Early 4 pi Gas Flow Proportional Counter (ca. 1950)

 

Given the fact that this instrument was excessed from Hanford in 1952 (according to the release sticker), it must be one of the earliest examples of a 4 pi gas flow proportional counter. Schutmeister and Meyer are generally credited with constructing the first true 4 pi detector in 1947-1948, and this instrument cannot have been built much later than that.

The term 4 pi refers to the solid angle (4 pi steradians) by which the detector "views" the sample. In a 4 pi geometry, the detector completely surrounds the source. This is accomplished by placing one counting chamber above the sample, and another below it. No matter in which direction the radiation leaves the sample, it can produce a pulse.

The radioactive sample, deposited on a very thin support (e.g., mylar), was inserted in the opening on the side. The upper chamber was then lowered until the sample was sandwiched between the upper and lower chambers. Gas inlets and outlets for the two chambers can be seen projecting from the sides of the unit.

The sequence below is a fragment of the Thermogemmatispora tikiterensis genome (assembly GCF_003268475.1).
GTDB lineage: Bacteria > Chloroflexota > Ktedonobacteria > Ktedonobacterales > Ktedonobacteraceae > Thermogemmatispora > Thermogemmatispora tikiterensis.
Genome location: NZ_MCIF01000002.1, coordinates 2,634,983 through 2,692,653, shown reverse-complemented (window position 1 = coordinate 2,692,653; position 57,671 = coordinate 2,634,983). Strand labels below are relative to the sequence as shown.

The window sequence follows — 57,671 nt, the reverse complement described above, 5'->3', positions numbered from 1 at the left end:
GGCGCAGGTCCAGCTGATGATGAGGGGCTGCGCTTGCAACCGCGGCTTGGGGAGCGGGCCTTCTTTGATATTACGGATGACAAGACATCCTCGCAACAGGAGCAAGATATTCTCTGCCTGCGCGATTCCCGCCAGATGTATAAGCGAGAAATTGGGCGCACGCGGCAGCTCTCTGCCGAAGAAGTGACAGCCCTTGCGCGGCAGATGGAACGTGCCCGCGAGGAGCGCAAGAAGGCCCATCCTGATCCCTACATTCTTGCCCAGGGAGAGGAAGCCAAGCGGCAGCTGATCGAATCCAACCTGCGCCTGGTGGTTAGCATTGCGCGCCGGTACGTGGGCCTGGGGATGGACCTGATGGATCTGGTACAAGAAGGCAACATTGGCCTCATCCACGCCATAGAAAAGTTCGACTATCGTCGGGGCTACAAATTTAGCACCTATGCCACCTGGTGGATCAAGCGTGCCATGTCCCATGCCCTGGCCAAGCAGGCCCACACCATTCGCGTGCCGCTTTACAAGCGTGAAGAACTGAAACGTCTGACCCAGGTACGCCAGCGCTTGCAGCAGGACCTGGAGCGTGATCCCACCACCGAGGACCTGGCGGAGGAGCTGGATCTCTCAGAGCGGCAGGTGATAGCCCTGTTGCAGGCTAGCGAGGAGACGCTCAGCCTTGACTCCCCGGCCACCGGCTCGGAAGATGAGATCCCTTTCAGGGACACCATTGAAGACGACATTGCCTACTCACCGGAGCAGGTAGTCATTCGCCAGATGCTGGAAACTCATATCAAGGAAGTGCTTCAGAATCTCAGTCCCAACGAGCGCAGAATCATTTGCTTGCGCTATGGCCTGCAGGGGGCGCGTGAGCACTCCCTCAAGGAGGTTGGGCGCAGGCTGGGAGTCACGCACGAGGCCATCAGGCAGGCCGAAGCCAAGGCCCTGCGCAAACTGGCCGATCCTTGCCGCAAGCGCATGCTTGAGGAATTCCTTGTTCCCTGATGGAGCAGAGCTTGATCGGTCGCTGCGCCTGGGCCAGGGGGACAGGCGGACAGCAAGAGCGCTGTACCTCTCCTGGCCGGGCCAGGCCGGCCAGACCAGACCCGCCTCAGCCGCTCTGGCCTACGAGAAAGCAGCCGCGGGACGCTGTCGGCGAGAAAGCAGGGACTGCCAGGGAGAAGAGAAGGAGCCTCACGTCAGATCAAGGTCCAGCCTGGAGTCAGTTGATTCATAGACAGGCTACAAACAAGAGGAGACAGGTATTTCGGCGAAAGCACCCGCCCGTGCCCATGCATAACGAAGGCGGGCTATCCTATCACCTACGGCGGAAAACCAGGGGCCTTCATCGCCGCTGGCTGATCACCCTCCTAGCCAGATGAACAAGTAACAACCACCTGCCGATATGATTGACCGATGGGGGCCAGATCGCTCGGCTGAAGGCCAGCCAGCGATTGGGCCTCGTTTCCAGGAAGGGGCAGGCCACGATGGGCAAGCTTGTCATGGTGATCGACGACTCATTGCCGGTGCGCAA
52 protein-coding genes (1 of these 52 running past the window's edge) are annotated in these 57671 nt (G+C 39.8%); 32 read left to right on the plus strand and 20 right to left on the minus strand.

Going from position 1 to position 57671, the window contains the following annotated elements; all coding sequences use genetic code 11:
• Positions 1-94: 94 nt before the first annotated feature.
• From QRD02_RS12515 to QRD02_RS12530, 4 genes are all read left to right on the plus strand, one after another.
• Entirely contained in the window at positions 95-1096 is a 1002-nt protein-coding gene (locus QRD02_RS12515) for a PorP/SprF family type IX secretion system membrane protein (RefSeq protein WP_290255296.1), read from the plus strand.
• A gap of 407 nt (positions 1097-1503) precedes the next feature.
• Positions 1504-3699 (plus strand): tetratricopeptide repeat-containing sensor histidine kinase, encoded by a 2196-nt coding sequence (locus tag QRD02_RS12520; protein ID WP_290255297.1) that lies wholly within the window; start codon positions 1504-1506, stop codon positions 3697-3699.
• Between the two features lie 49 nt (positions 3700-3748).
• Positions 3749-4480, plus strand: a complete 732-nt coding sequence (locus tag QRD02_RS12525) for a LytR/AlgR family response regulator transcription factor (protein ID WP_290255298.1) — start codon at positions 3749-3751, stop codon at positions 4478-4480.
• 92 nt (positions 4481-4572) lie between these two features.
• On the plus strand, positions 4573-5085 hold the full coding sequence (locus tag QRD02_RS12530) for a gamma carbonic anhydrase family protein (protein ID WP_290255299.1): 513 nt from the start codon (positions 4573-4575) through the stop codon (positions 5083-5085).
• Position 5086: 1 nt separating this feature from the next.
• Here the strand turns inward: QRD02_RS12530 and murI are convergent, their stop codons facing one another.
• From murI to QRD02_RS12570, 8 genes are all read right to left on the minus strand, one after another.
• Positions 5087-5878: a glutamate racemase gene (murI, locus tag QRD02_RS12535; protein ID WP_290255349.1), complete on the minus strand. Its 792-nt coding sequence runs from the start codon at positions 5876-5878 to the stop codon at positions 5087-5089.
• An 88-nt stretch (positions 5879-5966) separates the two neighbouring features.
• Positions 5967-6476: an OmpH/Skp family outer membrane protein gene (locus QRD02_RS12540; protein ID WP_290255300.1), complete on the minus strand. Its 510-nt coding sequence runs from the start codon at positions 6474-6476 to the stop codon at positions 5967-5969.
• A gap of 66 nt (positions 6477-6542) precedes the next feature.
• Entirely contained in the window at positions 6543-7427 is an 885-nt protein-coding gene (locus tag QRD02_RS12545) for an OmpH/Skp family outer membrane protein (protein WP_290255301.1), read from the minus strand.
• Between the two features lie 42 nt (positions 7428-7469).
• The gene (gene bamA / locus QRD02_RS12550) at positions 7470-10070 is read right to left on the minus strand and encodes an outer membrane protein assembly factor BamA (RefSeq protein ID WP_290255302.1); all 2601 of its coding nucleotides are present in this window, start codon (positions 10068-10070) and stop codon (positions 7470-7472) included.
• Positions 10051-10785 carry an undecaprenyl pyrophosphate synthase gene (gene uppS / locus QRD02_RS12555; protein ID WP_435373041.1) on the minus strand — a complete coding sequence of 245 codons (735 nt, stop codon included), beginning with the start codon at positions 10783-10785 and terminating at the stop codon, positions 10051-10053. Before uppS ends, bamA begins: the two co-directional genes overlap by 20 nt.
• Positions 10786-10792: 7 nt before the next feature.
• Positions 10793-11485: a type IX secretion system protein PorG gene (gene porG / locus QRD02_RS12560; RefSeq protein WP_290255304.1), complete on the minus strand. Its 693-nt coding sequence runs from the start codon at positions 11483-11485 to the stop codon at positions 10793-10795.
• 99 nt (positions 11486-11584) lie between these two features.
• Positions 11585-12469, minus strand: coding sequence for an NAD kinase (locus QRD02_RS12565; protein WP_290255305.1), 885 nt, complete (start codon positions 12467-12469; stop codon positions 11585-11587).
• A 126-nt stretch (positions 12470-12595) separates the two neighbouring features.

Donated by Ron Kathren

References:

Mann, W.B., and Seliger, H.H., Preparation, Maintenance, and Application of Standards of Radioactivity, NBS Circular 594, 1958.

 

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Last updated: 05/10/11
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